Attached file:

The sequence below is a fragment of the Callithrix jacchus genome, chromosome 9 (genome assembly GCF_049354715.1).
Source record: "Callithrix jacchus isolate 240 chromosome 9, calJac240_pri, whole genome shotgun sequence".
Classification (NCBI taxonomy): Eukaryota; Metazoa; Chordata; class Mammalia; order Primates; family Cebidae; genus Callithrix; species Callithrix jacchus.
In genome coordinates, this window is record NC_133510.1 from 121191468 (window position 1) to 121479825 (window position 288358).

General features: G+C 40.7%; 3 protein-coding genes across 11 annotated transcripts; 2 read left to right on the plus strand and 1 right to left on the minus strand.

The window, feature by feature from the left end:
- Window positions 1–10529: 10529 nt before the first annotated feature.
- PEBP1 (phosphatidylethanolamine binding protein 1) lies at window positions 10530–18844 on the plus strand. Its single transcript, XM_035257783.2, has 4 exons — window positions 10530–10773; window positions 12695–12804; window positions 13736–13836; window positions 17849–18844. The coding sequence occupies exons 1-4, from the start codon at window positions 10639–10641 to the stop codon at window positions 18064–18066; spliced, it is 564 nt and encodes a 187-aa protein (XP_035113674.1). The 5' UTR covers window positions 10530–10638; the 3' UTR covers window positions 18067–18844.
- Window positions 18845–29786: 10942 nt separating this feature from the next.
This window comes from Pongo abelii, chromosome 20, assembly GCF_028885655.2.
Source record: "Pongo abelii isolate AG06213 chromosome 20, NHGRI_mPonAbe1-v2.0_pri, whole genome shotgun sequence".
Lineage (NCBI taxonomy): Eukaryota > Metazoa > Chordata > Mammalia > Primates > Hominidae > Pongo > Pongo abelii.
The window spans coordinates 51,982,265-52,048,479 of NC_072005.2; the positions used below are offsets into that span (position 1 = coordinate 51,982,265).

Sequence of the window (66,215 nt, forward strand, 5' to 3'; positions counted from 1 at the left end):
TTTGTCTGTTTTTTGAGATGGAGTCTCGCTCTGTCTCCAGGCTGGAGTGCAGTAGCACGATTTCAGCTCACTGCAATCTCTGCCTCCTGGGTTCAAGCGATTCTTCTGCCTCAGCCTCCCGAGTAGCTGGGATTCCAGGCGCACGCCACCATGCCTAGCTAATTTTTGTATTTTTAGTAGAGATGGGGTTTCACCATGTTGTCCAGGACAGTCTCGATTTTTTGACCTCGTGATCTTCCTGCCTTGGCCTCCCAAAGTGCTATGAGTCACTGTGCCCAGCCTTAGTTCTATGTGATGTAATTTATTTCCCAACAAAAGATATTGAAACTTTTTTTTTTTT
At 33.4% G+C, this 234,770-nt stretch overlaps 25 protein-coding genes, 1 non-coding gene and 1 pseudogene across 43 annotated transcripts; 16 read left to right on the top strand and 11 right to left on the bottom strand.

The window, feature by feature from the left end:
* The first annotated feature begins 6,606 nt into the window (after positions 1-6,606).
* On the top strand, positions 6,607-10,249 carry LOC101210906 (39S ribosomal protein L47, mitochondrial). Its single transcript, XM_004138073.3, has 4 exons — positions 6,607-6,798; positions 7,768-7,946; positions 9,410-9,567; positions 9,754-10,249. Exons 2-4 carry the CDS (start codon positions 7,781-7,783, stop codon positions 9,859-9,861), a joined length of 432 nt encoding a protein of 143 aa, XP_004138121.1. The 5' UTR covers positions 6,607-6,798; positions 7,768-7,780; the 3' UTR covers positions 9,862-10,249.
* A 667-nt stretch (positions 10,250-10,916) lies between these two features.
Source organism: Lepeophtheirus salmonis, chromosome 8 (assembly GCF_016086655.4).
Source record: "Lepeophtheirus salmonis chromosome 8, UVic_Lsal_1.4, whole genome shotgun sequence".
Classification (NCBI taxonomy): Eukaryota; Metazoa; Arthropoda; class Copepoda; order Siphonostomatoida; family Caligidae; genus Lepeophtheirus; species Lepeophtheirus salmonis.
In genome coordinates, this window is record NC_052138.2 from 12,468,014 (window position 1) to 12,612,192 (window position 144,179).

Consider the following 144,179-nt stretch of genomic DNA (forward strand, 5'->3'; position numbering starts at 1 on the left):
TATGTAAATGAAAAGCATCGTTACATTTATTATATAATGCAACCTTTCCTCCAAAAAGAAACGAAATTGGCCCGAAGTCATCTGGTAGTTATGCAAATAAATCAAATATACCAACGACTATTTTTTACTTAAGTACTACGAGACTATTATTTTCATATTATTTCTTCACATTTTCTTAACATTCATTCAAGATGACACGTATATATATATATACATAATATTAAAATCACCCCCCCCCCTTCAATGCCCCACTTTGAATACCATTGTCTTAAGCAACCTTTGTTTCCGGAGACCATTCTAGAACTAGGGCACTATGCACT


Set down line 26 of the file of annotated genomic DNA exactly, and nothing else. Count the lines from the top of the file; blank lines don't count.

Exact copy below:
TATGTAAATGAAAAGCATCGTTACATTTATTATATAATGCAACCTTTCCTCCAAAAAGAAACGAAATTGGCCCGAAGTCATCTGGTAGTTATGCAAATAAATCAAATATACCAACGACTATTTTTTACTTAAGTACTACGAGACTATTATTTTCATATTATTTCTTCACATTTTCTTAACATTCATTCAAGATGACACGTATATATATATATACATAATATTAAAATCACCCCCCCCCCTTCAATGCCCCACTTTGAATACCATTGTCTTAAGCAACCTTTGTTTCCGGAGACCATTCTAGAACTAGGGCACTATGCACT